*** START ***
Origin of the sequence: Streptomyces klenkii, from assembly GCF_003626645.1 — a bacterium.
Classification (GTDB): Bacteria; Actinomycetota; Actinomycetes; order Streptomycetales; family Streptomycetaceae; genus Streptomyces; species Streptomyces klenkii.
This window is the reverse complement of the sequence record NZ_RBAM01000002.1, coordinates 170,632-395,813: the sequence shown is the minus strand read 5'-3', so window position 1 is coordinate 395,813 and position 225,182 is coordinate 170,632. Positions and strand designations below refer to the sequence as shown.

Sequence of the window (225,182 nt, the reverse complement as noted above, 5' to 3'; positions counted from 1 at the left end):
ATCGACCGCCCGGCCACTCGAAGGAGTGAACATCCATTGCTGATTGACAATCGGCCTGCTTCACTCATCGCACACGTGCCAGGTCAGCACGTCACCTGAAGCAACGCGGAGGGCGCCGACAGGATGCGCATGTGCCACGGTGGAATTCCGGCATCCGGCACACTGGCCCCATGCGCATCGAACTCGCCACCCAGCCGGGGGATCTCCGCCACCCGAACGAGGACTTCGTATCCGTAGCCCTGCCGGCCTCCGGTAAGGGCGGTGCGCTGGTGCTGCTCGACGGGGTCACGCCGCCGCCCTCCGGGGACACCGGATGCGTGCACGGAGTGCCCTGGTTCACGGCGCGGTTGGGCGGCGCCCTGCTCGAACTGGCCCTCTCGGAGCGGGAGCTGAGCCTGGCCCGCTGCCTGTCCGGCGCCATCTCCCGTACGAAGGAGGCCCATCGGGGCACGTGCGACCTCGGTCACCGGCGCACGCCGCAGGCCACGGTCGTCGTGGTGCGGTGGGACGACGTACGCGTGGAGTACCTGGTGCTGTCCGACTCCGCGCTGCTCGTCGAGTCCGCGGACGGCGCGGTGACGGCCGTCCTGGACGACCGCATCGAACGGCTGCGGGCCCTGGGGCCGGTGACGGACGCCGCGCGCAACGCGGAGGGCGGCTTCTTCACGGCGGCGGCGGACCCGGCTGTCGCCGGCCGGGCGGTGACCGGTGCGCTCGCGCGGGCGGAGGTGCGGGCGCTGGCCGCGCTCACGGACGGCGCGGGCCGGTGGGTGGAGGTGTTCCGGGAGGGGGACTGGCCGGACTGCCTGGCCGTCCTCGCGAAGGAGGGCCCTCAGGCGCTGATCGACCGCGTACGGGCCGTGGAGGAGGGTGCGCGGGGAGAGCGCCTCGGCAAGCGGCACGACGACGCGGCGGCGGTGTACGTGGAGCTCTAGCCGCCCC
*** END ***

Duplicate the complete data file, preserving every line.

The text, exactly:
Origin of the sequence: Streptomyces klenkii, from assembly GCF_003626645.1 — a bacterium.
Classification (GTDB): Bacteria; Actinomycetota; Actinomycetes; order Streptomycetales; family Streptomycetaceae; genus Streptomyces; species Streptomyces klenkii.
This window is the reverse complement of the sequence record NZ_RBAM01000002.1, coordinates 170,632-395,813: the sequence shown is the minus strand read 5'-3', so window position 1 is coordinate 395,813 and position 225,182 is coordinate 170,632. Positions and strand designations below refer to the sequence as shown.

Sequence of the window (225,182 nt, the reverse complement as noted above, 5' to 3'; positions counted from 1 at the left end):
ATCGACCGCCCGGCCACTCGAAGGAGTGAACATCCATTGCTGATTGACAATCGGCCTGCTTCACTCATCGCACACGTGCCAGGTCAGCACGTCACCTGAAGCAACGCGGAGGGCGCCGACAGGATGCGCATGTGCCACGGTGGAATTCCGGCATCCGGCACACTGGCCCCATGCGCATCGAACTCGCCACCCAGCCGGGGGATCTCCGCCACCCGAACGAGGACTTCGTATCCGTAGCCCTGCCGGCCTCCGGTAAGGGCGGTGCGCTGGTGCTGCTCGACGGGGTCACGCCGCCGCCCTCCGGGGACACCGGATGCGTGCACGGAGTGCCCTGGTTCACGGCGCGGTTGGGCGGCGCCCTGCTCGAACTGGCCCTCTCGGAGCGGGAGCTGAGCCTGGCCCGCTGCCTGTCCGGCGCCATCTCCCGTACGAAGGAGGCCCATCGGGGCACGTGCGACCTCGGTCACCGGCGCACGCCGCAGGCCACGGTCGTCGTGGTGCGGTGGGACGACGTACGCGTGGAGTACCTGGTGCTGTCCGACTCCGCGCTGCTCGTCGAGTCCGCGGACGGCGCGGTGACGGCCGTCCTGGACGACCGCATCGAACGGCTGCGGGCCCTGGGGCCGGTGACGGACGCCGCGCGCAACGCGGAGGGCGGCTTCTTCACGGCGGCGGCGGACCCGGCTGTCGCCGGCCGGGCGGTGACCGGTGCGCTCGCGCGGGCGGAGGTGCGGGCGCTGGCCGCGCTCACGGACGGCGCGGGCCGGTGGGTGGAGGTGTTCCGGGAGGGGGACTGGCCGGACTGCCTGGCCGTCCTCGCGAAGGAGGGCCCTCAGGCGCTGATCGACCGCGTACGGGCCGTGGAGGAGGGTGCGCGGGGAGAGCGCCTCGGCAAGCGGCACGACGACGCGGCGGCGGTGTACGTGGAGCTCTAGCCGCCCC